Scottish Government – New Questionnaire on Historical Adoption Experiences
Following months of consultation between Scottish government officials and representatives of those impacted by historical forced adoption a questionnaire has been published to the Scottish Government website. We encourage all mothers and family members to submit evidence of their experiences and/or needs either using the questionnaire or directly using the contact details.
The Scottish Government acknowledge on their webpage:
“Sadly, we know that there were practices in place in Scotland around the time of the 1950s, 1960s and 1970s which resulted in new-born babies being unnecessarily taken away from unmarried mothers and placed for adoption, without any regard to the mothers and children’s own needs or wishes. People who experienced this have reported the long-lasting impacts on their health and wellbeing.”
While it’s taken far too long for the Scottish Government to begin to acknowledge the issues, we are feeling cautiously optimistic of a useful outcome.
The combined efforts of our small, determined group appear to have been worthwhile. This time last year neither of us could even have dreamed that we would be working together, attending meetings with Scottish Government officials, receiving support from some of our regional MSPs and increasing press awareness of the quest for an apology and our recommendations for support.
We presented a total of 15 recommendations to the Scottish Government; the four main recommendations are:
A National Scottish Apology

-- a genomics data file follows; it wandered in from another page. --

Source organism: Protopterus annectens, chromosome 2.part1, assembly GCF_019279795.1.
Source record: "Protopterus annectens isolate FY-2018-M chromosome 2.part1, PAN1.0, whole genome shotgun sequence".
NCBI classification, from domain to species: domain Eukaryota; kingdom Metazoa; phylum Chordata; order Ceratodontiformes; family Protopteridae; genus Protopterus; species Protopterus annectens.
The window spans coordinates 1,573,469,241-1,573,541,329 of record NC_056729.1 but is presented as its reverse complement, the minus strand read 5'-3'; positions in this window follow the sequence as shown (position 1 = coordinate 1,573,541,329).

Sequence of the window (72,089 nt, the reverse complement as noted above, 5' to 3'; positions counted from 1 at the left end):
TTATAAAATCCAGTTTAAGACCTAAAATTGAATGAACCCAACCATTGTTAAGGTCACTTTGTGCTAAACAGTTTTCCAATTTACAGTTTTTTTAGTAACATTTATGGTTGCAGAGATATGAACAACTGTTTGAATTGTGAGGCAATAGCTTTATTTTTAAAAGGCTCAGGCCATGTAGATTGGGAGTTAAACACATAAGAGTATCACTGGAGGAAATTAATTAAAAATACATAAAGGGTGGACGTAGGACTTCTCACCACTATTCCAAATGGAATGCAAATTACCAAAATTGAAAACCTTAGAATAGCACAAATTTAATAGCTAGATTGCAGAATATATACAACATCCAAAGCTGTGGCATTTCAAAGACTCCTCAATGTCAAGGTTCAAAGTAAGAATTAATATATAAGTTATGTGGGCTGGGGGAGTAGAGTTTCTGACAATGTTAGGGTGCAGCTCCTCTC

A National framework to enable every council to provide standardised, appropriate, trauma-based therapy or counselling services
A National strategy for the harmonisation of all birth record access and reunion services across all local authorities
A National Record of Historic Forced Adoption Experiences
So many in Scotland and the rest of the UK have contributed to this outcome and we are grateful to them all.
JCHR Historic Adoption inquiry
Although the criteria of survey which was launched last year invited responses only from people in England and Wales, we felt strongly that we wanted to support our southern friends with this inquiry. We made a submission but haven’t heard yet if our submission was accepted. We listened with interest to evidence from the academics and look forward to the next stages which include oral evidence from mothers and children.
Having been contacted by others impacted we would like to explore the possibility of getting a peer support group started. We will continue as well to try and engage with Scottish Government staff, MSPs and anyone else who would like to be involved.
Elspeth, Jeannot, Lisa and Sharon